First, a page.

Travel: Surprises at Sea

<< Back to Robb Report, July 2002
  • Tara Aronson

Tomas, properly attired in a waiter’s white jacket and black tie, pauses graciously at his dinner guest’s left side and extends a silver platter of fresh-baked breads. The hungry diner’s response is somewhat less genteel: He grabs a warm wheat roll in his chubby fist and stuffs it in its entirety into his mouth.  

Fortunately, Tomas, the affably efficient cruise ship waiter, isn’t the least dismayed by his guest’s mealtime manners. Nor does he mind that this diner—whose food is being served on polished Elkington silver and Villeroy & Boch china atop fine Frette linens—is just 18 months old. The fair-haired toddler is waited on just as promptly and properly as the half-dozen adult guests accompanying him.  

Aboard the 940-passenger Crystal Harmony—renowned for its European hospitality and white-glove service—Tomas and the other staff members treat junior cruisers like princes and princesses, but in a deliciously grown-up fashion.  

The fact that Harmony, one of the world’s most well-appointed ships, is child-friendly is one of the best-kept secrets in the cruise industry. The toddler is among a half-dozen pampered tiny tykes and 46 junior cruisers (ages 3 to 17) aboard a recent 12-day Alaskan cruise. Yet there’s nary a word about the Junior Cruisers program in Crystal Cruises’ brochure.  

Why all the secrecy when the ship provides four youth counselors, all of whom are credentialed teachers or future teachers on summer break? “In the past, the company didn’t want to say anything about kids, though the ship was built with a kids’ room and we’ve always welcomed them,” says Harmony’s hotel director Per Nilsen, whose 3-year-old son has 40 cruises under his small but worldly belt. “Things have changed. We’re getting a younger and younger clientele, [especially] compared to five years ago.”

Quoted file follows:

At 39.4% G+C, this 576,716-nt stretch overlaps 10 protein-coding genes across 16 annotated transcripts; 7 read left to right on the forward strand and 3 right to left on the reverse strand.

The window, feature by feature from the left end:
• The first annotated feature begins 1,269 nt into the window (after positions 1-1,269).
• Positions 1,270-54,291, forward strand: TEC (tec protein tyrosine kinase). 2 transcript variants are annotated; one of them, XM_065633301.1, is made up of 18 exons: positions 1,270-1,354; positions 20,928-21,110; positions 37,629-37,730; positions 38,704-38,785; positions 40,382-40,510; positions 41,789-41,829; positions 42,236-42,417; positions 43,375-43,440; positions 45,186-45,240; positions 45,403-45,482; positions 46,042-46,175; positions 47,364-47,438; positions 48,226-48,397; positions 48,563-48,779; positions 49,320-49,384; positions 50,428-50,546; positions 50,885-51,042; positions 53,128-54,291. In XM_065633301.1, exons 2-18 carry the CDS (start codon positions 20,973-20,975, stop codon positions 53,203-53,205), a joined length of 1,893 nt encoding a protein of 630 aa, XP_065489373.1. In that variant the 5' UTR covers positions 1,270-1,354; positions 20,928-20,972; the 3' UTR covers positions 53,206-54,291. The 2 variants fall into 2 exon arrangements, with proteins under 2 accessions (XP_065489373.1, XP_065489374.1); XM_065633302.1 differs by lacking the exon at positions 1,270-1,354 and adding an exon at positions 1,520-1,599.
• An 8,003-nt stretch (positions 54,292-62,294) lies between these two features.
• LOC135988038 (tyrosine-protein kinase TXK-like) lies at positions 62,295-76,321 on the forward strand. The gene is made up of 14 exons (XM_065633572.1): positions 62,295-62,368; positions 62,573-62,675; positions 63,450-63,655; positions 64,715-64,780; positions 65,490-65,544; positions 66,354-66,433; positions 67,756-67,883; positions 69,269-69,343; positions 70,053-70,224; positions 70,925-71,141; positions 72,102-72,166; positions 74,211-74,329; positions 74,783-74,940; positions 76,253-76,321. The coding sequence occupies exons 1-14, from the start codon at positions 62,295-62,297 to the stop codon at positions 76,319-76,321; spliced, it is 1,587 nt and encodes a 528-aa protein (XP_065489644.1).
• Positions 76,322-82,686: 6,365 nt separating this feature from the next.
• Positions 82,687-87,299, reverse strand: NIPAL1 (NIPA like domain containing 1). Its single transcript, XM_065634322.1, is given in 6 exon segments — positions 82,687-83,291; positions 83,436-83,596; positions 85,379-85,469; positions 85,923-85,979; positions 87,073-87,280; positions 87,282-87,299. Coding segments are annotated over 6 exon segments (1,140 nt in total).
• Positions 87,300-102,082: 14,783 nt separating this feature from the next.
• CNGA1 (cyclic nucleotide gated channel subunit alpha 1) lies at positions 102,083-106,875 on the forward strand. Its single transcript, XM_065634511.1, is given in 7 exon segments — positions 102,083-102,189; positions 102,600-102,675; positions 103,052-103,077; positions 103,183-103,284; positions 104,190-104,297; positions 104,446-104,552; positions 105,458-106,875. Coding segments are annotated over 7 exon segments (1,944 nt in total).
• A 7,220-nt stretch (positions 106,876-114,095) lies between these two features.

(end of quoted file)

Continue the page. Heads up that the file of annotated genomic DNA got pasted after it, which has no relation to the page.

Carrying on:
The 790-foot ship was built in 1990—before family travel exploded onto the luxury getaway scene—with only a small children’s room called Fantasia. The line has turned that liabil-ity, however, into an asset. Instead of having just one room filled with toys to entertain children, the entire ship has become their playground. Crystal kids enjoy such royal treats at sea as backstage show tours, a children’s-only ventriloquist performance, cookie baking and marzipan frog making with the pastry chef, and a bridge tour with Capt. Egil Giske. Port days—in Victoria, Vancouver, Juneau, Skagway, Sitka, and Ketchikan on the Alaskan Majesty cruise—usually begin with a family-friendly adventure such as white-water rafting, mountain biking in the rain forest, or salmon and halibut fishing.  

At night, Harmony’s entertainment appeals to both the young and young-at-heart. The playful parrot of veteran ventriloquist Gary Hunter and the flawless performance of gifted Chinese dulcimer musician Xu Pingxin exemplify the caliber of entertainer aboard a Crystal cruise. In fact, only the nightly family gatherings amid the rich wood, brass, crystal chandeliers, and floor-to-ceiling windows in the Crystal Dining Room are more pleasurable. Tomas assures this by discovering the adventurous toddler’s food favorites early on: Cognac-dill marinated Norwegian Gravlax and assorted fresh fruits on ice, which await his arrival each evening.  

Crystal Cruises, 800.820.6663, www.crystalcruises.com

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